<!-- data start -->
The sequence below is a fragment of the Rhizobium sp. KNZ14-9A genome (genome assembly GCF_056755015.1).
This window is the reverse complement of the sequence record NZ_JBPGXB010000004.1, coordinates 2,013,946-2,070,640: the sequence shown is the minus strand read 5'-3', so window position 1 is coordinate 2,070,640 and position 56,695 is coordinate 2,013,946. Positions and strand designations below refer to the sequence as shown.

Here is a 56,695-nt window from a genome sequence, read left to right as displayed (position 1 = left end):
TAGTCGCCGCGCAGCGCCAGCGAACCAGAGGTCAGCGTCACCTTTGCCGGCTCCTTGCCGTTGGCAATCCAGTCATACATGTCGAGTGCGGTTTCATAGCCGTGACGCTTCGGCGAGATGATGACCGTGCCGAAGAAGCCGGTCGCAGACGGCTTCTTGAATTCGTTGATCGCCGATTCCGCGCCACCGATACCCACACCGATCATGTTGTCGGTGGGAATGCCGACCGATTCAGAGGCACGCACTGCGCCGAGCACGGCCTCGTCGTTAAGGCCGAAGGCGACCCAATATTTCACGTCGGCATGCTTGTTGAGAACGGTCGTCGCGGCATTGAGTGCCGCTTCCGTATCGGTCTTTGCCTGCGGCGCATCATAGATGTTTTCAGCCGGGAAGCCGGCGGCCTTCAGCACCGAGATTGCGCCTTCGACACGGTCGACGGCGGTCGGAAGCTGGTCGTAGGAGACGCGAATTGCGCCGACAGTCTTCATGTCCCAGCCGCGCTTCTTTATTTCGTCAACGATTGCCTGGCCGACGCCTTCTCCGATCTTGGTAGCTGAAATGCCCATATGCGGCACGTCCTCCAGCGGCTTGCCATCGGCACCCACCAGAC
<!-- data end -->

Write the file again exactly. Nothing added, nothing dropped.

The sequence below is a fragment of the Rhizobium sp. KNZ14-9A genome (genome assembly GCF_056755015.1).
This window is the reverse complement of the sequence record NZ_JBPGXB010000004.1, coordinates 2,013,946-2,070,640: the sequence shown is the minus strand read 5'-3', so window position 1 is coordinate 2,070,640 and position 56,695 is coordinate 2,013,946. Positions and strand designations below refer to the sequence as shown.

Here is a 56,695-nt window from a genome sequence, read left to right as displayed (position 1 = left end):
TAGTCGCCGCGCAGCGCCAGCGAACCAGAGGTCAGCGTCACCTTTGCCGGCTCCTTGCCGTTGGCAATCCAGTCATACATGTCGAGTGCGGTTTCATAGCCGTGACGCTTCGGCGAGATGATGACCGTGCCGAAGAAGCCGGTCGCAGACGGCTTCTTGAATTCGTTGATCGCCGATTCCGCGCCACCGATACCCACACCGATCATGTTGTCGGTGGGAATGCCGACCGATTCAGAGGCACGCACTGCGCCGAGCACGGCCTCGTCGTTAAGGCCGAAGGCGACCCAATATTTCACGTCGGCATGCTTGTTGAGAACGGTCGTCGCGGCATTGAGTGCCGCTTCCGTATCGGTCTTTGCCTGCGGCGCATCATAGATGTTTTCAGCCGGGAAGCCGGCGGCCTTCAGCACCGAGATTGCGCCTTCGACACGGTCGACGGCGGTCGGAAGCTGGTCGTAGGAGACGCGAATTGCGCCGACAGTCTTCATGTCCCAGCCGCGCTTCTTTATTTCGTCAACGATTGCCTGGCCGACGCCTTCTCCGATCTTGGTAGCTGAAATGCCCATATGCGGCACGTCCTCCAGCGGCTTGCCATCGGCACCCACCAGAC